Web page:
In addition to these activities, the Institute hosted several lectures by prominent scholars of World Literature and by poets and writers, along with panels focused on relevant contemporary debates in academia, such as publishing and program design.

IWL4Zhang Longxi, Professor at the City University of Hong Kong, discusses World Literature and translation

The cultural activities and optional outings offered by the Institute, as well as the touching beauty of Lisbon, made this experience extremely rewarding and fun. The readings, discussions, and lectures have already helped me develop ideas and questions that I will continue exploring. Finally, the Institute has given me the opportunity to build a solid network of professors and graduate students from several cultural and academic backgrounds with whom I hope I’ll continue to be in conversation.

Grad Students at the CPA Summer School

During the month of September, the magazine will feature a series of stories about Comp Lit graduate students’ summer research activities. See the first article below and check back for more stories throughout the month.

By: Annabel We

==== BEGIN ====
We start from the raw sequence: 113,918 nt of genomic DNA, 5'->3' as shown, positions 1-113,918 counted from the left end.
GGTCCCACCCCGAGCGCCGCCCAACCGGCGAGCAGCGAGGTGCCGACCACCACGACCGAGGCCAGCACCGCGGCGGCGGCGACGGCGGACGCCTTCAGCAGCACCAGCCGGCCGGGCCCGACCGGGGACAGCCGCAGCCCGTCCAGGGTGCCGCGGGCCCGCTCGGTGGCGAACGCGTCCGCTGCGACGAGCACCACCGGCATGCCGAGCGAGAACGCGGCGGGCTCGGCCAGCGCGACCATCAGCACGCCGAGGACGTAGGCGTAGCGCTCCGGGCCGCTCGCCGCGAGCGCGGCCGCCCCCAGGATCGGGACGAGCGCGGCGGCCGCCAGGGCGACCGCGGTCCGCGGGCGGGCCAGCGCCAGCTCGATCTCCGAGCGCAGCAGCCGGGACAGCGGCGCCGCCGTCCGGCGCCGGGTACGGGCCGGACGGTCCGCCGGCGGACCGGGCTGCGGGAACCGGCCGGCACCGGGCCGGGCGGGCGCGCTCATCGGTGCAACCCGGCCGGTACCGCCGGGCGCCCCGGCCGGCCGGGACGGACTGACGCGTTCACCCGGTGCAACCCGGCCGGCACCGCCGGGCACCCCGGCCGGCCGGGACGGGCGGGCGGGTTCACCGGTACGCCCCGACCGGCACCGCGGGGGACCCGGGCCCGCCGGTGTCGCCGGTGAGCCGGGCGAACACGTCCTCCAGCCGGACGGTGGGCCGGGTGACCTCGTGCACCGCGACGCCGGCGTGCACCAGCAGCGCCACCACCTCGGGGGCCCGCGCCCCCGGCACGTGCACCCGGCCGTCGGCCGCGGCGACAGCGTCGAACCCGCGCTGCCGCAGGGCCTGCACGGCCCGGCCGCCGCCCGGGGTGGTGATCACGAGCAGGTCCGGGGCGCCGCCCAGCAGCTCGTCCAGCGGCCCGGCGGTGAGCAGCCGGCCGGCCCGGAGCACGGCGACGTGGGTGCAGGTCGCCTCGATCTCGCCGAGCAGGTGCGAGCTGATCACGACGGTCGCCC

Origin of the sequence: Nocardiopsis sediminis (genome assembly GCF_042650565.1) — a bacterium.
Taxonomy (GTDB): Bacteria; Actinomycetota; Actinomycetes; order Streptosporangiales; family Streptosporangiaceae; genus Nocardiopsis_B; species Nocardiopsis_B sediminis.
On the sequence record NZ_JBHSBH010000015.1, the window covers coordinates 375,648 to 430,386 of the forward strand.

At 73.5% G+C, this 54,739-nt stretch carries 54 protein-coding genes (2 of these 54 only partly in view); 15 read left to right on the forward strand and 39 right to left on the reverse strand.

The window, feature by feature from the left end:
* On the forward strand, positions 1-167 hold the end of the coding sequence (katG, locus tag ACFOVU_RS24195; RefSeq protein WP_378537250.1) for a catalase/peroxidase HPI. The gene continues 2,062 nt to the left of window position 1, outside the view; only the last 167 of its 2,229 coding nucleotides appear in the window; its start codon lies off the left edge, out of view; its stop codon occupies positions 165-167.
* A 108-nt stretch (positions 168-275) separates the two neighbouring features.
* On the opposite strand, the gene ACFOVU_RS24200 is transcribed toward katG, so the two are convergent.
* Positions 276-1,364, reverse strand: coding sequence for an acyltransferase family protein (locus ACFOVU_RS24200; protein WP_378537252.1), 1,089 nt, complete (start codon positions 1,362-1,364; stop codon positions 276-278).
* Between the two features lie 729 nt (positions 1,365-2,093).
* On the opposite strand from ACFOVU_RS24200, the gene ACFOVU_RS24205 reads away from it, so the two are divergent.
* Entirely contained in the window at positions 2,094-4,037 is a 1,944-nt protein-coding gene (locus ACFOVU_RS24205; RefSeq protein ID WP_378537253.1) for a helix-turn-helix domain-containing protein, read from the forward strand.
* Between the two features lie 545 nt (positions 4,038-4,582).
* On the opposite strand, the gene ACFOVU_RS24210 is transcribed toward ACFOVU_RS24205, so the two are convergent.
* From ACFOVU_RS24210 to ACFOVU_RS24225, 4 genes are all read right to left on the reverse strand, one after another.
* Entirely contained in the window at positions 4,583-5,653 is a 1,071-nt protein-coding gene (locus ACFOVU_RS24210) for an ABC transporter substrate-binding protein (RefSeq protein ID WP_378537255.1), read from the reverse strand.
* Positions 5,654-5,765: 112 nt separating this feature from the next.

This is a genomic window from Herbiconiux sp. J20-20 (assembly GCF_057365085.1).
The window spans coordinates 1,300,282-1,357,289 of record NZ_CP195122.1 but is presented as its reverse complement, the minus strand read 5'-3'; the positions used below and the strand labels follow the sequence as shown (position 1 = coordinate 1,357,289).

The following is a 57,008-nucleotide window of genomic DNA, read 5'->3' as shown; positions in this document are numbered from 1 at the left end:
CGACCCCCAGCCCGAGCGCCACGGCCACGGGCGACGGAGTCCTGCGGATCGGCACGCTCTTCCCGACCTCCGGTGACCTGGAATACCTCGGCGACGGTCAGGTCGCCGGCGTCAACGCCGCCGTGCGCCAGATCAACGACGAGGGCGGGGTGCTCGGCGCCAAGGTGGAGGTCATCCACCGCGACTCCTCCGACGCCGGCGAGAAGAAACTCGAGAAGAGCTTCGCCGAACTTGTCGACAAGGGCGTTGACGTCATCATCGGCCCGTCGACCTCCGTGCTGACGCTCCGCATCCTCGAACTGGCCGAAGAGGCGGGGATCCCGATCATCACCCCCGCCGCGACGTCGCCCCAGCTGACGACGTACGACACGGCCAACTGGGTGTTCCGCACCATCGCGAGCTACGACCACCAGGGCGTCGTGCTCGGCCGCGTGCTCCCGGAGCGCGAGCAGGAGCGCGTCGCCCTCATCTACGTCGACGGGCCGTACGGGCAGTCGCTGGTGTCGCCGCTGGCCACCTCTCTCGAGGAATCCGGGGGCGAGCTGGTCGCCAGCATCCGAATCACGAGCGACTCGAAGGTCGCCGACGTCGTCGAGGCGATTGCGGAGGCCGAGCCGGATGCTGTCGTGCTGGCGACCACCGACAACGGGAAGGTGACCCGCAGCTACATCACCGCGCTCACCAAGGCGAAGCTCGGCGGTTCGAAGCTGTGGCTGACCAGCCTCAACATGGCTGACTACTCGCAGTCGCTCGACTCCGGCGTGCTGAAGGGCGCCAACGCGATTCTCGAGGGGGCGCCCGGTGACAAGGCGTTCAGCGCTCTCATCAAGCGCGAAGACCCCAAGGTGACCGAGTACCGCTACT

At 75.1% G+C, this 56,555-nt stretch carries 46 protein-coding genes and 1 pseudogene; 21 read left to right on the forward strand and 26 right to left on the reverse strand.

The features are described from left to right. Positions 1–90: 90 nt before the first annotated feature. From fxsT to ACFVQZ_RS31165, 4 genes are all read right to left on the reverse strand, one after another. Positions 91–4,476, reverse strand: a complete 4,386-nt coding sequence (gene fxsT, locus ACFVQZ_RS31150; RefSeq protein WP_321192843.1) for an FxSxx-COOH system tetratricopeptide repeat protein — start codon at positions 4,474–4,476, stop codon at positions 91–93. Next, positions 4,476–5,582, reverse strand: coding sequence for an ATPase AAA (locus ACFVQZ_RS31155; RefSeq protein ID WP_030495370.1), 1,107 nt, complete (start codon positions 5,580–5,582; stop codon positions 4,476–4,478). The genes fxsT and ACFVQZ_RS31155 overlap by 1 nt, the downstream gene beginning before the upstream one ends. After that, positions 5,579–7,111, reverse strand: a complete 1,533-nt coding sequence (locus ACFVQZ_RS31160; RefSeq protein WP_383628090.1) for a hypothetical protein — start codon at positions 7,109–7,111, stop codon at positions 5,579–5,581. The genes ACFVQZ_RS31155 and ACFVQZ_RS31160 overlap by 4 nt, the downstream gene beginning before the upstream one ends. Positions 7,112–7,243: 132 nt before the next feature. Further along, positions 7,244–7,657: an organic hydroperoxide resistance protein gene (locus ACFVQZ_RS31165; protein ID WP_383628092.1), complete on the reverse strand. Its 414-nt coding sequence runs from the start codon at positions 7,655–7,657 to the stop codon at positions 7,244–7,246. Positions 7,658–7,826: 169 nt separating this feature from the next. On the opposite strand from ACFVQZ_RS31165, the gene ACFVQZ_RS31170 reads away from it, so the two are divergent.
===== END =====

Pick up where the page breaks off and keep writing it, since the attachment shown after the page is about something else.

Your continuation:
Early this summer, Comp Lit graduate students Jeong Eun Annabel We, Rafael Vizcaíno, and Bernabe Mendoza attended Caribbean Philosophical Association summer school. CPA hosted its inaugural summer school at University of Connecticut from May 31st to June 6th, 2015. Organized by Jane Gordon, the summer school invited senior scholars from different institutions who have won the CPA Frantz Fanon prize for their books in the past (this year’s participants were Oscar Guardiola, Paget Henry, and Drucilla Cornell). Annabel found the CPA a rewarding experience: “the CPA offered a rare, intimate setting.” Bernie agreed, saying, “the Caribbean Philosophical Association Summer School is a great and much needed risk-taking enterprise aiming, as it does, to bring together a diverse group of scholars interested in creating new avenues of knowledge outside the hegemonic, institutionalized ones. I found the discussions both in and out of the classroom intellectually stimulating and inspirational. Best of all, I found my outside readers for my dissertation–amazing scholars of color who are not in any way your conventional, clichéd academics, and who support and are wholly enthusiastic about my project. I recommend the summer school for students whose work thinks greatly outside the proverbial (philosophical) box.”